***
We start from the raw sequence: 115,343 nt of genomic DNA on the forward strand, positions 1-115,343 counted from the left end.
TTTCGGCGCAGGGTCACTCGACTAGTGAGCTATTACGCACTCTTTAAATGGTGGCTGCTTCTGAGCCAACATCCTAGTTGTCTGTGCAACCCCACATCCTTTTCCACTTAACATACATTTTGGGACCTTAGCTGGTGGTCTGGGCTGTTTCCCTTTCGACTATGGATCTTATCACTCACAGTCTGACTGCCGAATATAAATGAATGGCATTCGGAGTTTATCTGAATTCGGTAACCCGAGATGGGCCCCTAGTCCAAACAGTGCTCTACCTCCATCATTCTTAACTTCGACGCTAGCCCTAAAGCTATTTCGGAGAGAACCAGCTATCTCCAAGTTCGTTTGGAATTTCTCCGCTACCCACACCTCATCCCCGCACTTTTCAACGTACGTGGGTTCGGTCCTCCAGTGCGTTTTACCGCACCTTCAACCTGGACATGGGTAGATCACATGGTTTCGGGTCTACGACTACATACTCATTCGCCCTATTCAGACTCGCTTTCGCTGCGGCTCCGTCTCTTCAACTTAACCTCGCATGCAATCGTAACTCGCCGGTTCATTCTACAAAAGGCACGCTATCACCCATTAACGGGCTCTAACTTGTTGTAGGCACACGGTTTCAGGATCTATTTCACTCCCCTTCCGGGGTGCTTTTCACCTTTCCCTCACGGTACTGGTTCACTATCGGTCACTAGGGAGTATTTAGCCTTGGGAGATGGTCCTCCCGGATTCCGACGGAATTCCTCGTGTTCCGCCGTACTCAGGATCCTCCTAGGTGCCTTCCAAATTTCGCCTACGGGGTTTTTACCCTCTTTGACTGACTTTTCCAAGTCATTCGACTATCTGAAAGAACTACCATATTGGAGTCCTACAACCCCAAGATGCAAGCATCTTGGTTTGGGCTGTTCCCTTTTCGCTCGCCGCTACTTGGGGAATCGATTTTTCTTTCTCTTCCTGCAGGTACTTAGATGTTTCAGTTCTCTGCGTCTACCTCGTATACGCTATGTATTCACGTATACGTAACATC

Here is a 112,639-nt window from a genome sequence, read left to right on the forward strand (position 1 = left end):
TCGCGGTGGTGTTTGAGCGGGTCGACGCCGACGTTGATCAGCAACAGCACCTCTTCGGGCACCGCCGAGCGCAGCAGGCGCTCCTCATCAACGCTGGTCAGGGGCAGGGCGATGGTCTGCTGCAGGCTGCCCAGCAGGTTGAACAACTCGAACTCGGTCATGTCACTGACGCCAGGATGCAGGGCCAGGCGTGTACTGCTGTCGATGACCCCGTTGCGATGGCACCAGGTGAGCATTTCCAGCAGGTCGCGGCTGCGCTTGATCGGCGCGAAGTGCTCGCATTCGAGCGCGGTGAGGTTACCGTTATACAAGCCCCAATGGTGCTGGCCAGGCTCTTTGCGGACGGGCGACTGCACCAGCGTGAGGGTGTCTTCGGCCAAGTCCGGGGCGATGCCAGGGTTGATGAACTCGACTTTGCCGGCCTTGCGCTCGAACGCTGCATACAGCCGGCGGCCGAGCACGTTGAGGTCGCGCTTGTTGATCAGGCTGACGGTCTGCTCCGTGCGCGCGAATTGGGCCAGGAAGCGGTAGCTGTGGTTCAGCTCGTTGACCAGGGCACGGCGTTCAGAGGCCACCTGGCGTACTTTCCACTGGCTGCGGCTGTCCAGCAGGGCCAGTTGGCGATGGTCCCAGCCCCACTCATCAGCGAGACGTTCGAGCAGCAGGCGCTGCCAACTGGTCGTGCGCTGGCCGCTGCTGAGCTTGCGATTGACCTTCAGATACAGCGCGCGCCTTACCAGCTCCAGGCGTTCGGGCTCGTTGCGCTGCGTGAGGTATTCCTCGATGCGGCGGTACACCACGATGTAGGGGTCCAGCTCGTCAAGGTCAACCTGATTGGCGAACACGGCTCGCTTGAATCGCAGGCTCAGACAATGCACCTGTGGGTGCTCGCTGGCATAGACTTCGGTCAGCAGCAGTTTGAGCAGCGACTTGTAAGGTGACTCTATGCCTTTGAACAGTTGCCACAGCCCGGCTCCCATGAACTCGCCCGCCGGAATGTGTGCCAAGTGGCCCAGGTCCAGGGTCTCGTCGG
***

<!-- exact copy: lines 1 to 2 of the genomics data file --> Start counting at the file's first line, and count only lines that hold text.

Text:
We start from the raw sequence: 115,343 nt of genomic DNA on the forward strand, positions 1-115,343 counted from the left end.
TTTCGGCGCAGGGTCACTCGACTAGTGAGCTATTACGCACTCTTTAAATGGTGGCTGCTTCTGAGCCAACATCCTAGTTGTCTGTGCAACCCCACATCCTTTTCCACTTAACATACATTTTGGGACCTTAGCTGGTGGTCTGGGCTGTTTCCCTTTCGACTATGGATCTTATCACTCACAGTCTGACTGCCGAATATAAATGAATGGCATTCGGAGTTTATCTGAATTCGGTAACCCGAGATGGGCCCCTAGTCCAAACAGTGCTCTACCTCCATCATTCTTAACTTCGACGCTAGCCCTAAAGCTATTTCGGAGAGAACCAGCTATCTCCAAGTTCGTTTGGAATTTCTCCGCTACCCACACCTCATCCCCGCACTTTTCAACGTACGTGGGTTCGGTCCTCCAGTGCGTTTTACCGCACCTTCAACCTGGACATGGGTAGATCACATGGTTTCGGGTCTACGACTACATACTCATTCGCCCTATTCAGACTCGCTTTCGCTGCGGCTCCGTCTCTTCAACTTAACCTCGCATGCAATCGTAACTCGCCGGTTCATTCTACAAAAGGCACGCTATCACCCATTAACGGGCTCTAACTTGTTGTAGGCACACGGTTTCAGGATCTATTTCACTCCCCTTCCGGGGTGCTTTTCACCTTTCCCTCACGGTACTGGTTCACTATCGGTCACTAGGGAGTATTTAGCCTTGGGAGATGGTCCTCCCGGATTCCGACGGAATTCCTCGTGTTCCGCCGTACTCAGGATCCTCCTAGGTGCCTTCCAAATTTCGCCTACGGGGTTTTTACCCTCTTTGACTGACTTTTCCAAGTCATTCGACTATCTGAAAGAACTACCATATTGGAGTCCTACAACCCCAAGATGCAAGCATCTTGGTTTGGGCTGTTCCCTTTTCGCTCGCCGCTACTTGGGGAATCGATTTTTCTTTCTCTTCCTGCAGGTACTTAGATGTTTCAGTTCTCTGCGTCTACCTCGTATACGCTATGTATTCACGTATACGTAACATC